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Meet menopause with confidence

Bookmark and Share Once casually referred to as "the change," today's women are commiserating about menopause over coffee, even singing about it on stage. And, just as attitudes about menopause have changed, so have the ways its symptoms are treated.

Bruce J. Levine, MD, Virtua obstetrician and gynecologist, is practical in assessing what women face: "Menopause is a natural process, but when its symptoms interfere with a woman's life or cause her to suffer, treatment may be a reasonable option."

Menopause is clinically defined as one year without a period. While 10 to 15 percent of women do not experience any symptoms of menopause, most women experience symptoms that range from mild to life-disrupting.

Hot flashes and night sweats can lead to sleep disruption and fatigue so severe it affects a woman's ability to work, care for family members or drive. Accompanying vaginal dryness and painful sex can change a woman's physical relationship with her partner and her view of herself.

Hormone replacement therapy, or HRT, provides relief for millions of women who struggle with menopause symptoms, yet even the most intense sufferers question the safety of HRT. And, like her unique symptoms, Dr. Levine says a treatment plan for each woman should be unique.

Weigh the options
"All HRT is not the same," says Dr. Levine. "Today, estrogen and progesterone are available in forms and combinations closer to what women lose in menopause." HRT is administered in different ways as well. Hormonal patches and gels, for example, are local treatments that go directly to the bloodstream, bypassing the intestinal tract and the liver and, therefore, lowering certain cardiovascular risks.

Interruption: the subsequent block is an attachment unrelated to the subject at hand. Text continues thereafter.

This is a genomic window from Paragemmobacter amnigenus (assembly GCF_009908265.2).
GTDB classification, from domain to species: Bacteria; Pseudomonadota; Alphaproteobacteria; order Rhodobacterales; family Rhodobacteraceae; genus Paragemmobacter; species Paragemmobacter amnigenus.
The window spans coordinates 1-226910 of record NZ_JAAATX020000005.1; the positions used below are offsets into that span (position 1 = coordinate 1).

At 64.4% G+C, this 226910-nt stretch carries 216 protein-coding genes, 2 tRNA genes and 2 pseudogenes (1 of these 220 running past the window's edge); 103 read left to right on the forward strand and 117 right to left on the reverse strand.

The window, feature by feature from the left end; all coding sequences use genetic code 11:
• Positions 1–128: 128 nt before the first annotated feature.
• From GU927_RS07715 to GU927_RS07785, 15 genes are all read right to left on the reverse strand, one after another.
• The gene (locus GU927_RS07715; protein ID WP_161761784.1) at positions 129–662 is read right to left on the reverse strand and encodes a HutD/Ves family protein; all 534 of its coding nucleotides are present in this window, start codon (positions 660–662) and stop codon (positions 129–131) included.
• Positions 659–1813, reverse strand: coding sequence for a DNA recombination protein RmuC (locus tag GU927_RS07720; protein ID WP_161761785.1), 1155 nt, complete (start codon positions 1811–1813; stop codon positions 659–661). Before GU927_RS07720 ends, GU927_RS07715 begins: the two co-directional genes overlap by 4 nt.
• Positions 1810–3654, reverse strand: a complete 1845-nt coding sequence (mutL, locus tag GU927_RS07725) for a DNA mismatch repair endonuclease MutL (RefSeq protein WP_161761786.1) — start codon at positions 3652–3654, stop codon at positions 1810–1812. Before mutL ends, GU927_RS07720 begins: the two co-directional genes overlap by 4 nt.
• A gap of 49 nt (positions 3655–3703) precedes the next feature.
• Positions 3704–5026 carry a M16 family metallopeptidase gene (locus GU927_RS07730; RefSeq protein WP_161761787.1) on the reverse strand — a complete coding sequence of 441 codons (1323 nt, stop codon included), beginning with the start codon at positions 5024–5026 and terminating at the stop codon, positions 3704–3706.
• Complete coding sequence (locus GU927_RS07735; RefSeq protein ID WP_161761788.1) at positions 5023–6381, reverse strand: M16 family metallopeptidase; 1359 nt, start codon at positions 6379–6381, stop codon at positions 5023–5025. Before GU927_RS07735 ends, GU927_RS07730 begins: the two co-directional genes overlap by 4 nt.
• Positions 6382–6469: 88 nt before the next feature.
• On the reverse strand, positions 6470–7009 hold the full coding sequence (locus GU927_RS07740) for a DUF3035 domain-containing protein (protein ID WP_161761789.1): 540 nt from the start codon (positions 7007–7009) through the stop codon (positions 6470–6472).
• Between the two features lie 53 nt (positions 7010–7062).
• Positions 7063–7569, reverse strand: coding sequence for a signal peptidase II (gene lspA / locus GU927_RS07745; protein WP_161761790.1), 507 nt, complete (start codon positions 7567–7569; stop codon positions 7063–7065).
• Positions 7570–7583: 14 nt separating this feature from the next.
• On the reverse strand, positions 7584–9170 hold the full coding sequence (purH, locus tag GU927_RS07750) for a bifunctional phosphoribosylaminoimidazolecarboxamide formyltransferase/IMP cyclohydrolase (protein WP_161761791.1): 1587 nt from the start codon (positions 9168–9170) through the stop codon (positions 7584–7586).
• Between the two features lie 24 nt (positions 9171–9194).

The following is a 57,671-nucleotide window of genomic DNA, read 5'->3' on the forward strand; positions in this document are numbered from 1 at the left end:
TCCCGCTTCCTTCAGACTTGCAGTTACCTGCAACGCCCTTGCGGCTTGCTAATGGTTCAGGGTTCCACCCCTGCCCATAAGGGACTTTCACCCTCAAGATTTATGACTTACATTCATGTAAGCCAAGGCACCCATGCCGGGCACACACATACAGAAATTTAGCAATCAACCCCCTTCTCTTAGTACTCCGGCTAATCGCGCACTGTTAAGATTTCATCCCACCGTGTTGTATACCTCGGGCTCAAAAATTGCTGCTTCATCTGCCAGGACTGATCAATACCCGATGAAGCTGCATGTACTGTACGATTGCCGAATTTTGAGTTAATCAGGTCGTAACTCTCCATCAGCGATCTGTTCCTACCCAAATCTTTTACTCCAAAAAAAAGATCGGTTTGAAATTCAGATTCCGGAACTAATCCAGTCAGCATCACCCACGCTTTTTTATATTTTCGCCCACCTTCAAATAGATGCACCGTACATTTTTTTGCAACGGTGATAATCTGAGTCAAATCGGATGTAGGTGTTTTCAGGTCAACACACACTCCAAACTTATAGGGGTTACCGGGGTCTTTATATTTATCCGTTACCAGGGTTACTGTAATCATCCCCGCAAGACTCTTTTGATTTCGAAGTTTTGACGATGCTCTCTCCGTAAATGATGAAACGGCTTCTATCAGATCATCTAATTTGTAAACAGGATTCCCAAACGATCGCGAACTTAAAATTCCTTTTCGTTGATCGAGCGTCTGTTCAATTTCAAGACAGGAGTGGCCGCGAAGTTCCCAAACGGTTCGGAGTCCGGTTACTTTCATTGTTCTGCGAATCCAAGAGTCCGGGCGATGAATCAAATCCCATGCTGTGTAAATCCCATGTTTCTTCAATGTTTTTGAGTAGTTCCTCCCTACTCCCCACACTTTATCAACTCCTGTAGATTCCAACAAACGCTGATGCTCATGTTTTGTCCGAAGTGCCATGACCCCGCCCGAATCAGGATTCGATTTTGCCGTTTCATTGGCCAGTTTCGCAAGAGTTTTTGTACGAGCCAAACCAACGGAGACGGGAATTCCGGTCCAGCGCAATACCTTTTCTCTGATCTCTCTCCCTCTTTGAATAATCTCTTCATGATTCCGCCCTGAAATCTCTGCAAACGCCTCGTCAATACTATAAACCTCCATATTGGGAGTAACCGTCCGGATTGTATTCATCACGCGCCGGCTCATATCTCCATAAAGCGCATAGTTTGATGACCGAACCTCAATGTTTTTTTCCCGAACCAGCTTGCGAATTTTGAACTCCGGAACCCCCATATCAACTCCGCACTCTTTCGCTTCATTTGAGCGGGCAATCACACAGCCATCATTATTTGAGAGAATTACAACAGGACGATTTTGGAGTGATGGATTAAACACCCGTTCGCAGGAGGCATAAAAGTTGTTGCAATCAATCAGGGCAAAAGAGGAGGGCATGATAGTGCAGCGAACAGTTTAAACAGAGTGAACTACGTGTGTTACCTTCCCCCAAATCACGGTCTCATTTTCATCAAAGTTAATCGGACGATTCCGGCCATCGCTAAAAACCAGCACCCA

Alternative or complementary treatments such as herbal complexes and soy, and anti-depressants also play a role in the treatment of menopausal symptoms for some women. However, this should be discussed with a physician prior to use.

Start the dialog
"Given the complexities of menopause and the options for treatment available, good communication between a woman and her physician is essential," says Dr. Levine, who works with women to develop an individual risk profile based on her medical history.

While estrogen's role in certain cardiovascular conditions and cancer has been questioned, Dr. Levine cautions against overreacting: "HRT is not a 'one size fits all' solution. It's important to develop a personalized plan that is unique for each woman based on her medical history."

If you're in menopause or think it's fast approaching, take a list of questions to your doctor and discuss your options. Ultimately, your individual profile will help you approach menopause with comfort and confidence - and that's something every woman can sing about.